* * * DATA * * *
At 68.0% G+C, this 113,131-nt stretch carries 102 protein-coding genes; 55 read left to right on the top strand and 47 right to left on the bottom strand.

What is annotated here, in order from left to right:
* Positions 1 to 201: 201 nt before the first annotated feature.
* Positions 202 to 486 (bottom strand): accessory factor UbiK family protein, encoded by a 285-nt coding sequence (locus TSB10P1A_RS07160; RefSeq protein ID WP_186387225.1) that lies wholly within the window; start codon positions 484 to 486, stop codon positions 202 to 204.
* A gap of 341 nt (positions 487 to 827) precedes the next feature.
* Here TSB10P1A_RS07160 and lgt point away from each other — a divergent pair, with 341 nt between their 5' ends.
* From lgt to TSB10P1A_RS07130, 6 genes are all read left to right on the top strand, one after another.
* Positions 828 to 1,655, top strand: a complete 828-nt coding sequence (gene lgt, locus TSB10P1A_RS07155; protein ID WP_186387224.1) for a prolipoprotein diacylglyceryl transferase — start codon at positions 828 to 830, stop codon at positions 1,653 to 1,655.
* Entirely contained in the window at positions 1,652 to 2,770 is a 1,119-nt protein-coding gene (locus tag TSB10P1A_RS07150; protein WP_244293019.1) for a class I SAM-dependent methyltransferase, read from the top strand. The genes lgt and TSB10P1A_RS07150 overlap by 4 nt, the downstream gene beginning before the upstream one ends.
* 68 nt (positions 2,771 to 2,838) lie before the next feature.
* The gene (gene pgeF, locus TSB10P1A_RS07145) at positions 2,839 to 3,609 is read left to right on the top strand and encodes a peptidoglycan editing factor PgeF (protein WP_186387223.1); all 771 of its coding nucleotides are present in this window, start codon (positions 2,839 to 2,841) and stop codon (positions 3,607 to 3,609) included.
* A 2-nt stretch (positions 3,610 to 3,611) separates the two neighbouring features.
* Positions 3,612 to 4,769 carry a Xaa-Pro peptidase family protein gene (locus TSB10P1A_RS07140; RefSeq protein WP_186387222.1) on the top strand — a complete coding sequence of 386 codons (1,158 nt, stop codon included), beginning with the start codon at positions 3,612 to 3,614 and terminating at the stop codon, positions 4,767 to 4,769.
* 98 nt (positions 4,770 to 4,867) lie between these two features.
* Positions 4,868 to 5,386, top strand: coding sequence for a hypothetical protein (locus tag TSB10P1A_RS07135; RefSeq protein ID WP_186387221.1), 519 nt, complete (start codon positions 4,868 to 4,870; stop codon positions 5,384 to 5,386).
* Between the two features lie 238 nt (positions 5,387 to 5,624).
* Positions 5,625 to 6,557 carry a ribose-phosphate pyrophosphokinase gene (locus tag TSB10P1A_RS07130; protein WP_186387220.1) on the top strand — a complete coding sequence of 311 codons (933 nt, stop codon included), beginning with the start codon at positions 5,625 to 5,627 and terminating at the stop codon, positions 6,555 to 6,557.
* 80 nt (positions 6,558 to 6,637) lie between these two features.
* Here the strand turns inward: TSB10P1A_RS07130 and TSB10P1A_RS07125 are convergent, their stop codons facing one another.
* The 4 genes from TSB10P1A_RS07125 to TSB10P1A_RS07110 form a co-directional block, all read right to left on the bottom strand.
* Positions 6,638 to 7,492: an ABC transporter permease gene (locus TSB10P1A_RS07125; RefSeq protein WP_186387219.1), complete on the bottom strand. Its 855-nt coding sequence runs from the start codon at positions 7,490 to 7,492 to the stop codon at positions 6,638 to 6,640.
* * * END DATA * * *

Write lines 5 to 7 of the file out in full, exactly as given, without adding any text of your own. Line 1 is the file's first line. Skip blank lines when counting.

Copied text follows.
* A gap of 341 nt (positions 487 to 827) precedes the next feature.
* Here TSB10P1A_RS07160 and lgt point away from each other — a divergent pair, with 341 nt between their 5' ends.
* From lgt to TSB10P1A_RS07130, 6 genes are all read left to right on the top strand, one after another.